The biggest problem with keeping up this steady cadence of exploration is how all these space agencies will pay for it, as the world faces challenging fiscal and security issues. Space is exciting – and important – but it is far from the first priority when it comes to setting budgets in most parts of the world. Fortunately, we have disruptive new players in the launch sector that can help us keep costs down. More on that in my next post.
The last year was full of spacey goodness. Some things were expected – even long anticipated – like space probes Dawn and New Horizons arriving at their targets. Other things were a complete surprise, like the loss of SpaceX’s seventh commercial flight to ISS and the discovery of flowing water on the surface of Mars. All-in-all, there was a lot to follow and talk about. Thus, I am putting together one or more “year in review” blog posts to give my perspective on what has happened and what’s to come. In the meantime, you can enjoy other people’s thoughts of 2015 in spaceflight through the links I have gathered below. Happy new year!
As usual, I love to lean on the “year in spaceflight” pages on Wikipedia. The folks that put these together do a thorough job. If we look at the 2015 in spaceflight page, we see that the human race is maintaining our high flight rate, with 82 successful orbital launches out of 87 attempts. These numbers have been steadily growing for years. Here is the last decade’s successful launches numbers, starting with 2005: 52, 62, 63, 66, 73, 70, 78, 72, 77, 88, 82. As I wrote in last week’s Weekly Links post, Russia had the most launches with 26 and their Soyuz rocket is by far the most dominant, at 17 launches. However, their two failures this year make it hard to call Soyuz both the most dominant and most reliable. China launches 19 of their Long March family of rockets with no failures.
Using the “list of spaceflight records” we can see some changes in the list for total time in space. Most notably, Gennady Padalka spent 167 days on ISS during Expedition 43/44, his 5th spaceflight, to put him at the top spot for most spaceflown human ever. He has spent 879 days of his life in space. Also notable is Anton Shkaplerov, who returned to Earth during Expedition 43 and is at the 32 spot, Oleg Kononenko, who returned during Expedition 45 and holds the 13 spot with 533 days, and Yuri Malenchenko and Sergey Volkov who are currently in space and hold the 7 and 31 spots respectively.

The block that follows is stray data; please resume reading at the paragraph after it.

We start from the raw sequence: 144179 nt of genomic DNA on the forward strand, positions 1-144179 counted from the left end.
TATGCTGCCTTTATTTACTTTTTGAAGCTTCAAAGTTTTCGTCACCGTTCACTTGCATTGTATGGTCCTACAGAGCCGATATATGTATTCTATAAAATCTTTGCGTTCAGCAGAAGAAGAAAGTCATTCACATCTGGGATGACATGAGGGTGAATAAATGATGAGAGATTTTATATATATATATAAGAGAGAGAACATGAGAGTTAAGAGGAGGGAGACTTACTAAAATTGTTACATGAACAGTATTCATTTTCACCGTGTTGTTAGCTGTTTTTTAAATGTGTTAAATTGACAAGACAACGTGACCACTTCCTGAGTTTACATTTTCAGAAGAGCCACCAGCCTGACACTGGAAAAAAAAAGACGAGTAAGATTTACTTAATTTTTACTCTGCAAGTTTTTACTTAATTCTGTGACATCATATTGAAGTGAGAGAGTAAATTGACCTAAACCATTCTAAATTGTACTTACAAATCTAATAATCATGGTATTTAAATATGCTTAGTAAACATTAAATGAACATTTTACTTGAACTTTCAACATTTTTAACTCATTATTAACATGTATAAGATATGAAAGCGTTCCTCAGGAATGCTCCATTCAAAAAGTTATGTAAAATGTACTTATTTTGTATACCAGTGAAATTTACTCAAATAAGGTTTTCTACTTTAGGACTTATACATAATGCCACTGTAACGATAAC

The other notable record that was broken this year is “longest single flight by a woman” (which is on the list of spaceflight records page), broken this year by Samantha Cristoforetti, partly because her crew got stuck on ISS a little bit longer after the loss of a Progress resupply flight in May.
AmericaSpace, but on planetary science.
AmericaSpace’s compilation video of launches:
And here’s a series of four year in review posts from NASA Spaceflight:
Government Agency PR
NASA’s summary of 2015. With video below.
NASA’s top 15 images of Earth from ISS (if you are a real photography or geography nut, you will want to click “read more” on each picture).
Top Space Stories of 2015
Down to Earth
The current head of JPL for 15 years, Charles Elachi, is retiring. Here’s a brief but good interview with him from Pasadena Star News.
NASA has delayed its decision to award ISS cargo flight contracts starting in 2018 until next year. The current contracts being fulfilled by SpaceX and Orbital Sciences run out in a few years and 5 companies have submitted proposals for the new award (SpaceX, Orbital, Sierra Nevada, Boeing, and Lockheed Martin).
NASA will be accepting applications for a new class of astronauts starting December 14th.
Scott Kelly and Kjell Lindgren completed their second of two planned spacewalks during their ISS mission this past Friday.
In orbital rocket news, China had two launches last week: first, a communication satellite on November 3rd and a military reconnaissance satellite on November 8th, bringing their total on the year to 14 with no failures. For comparison, the USA is 16 for 18, Russia is 19 for 21, and ESA is 7 for 7.
A new US Air Force rocket, intended for small payloads, was supposed to reach orbit from the Hawaiian Island of Kauai last week, but had an anomaly on ascent and was lost.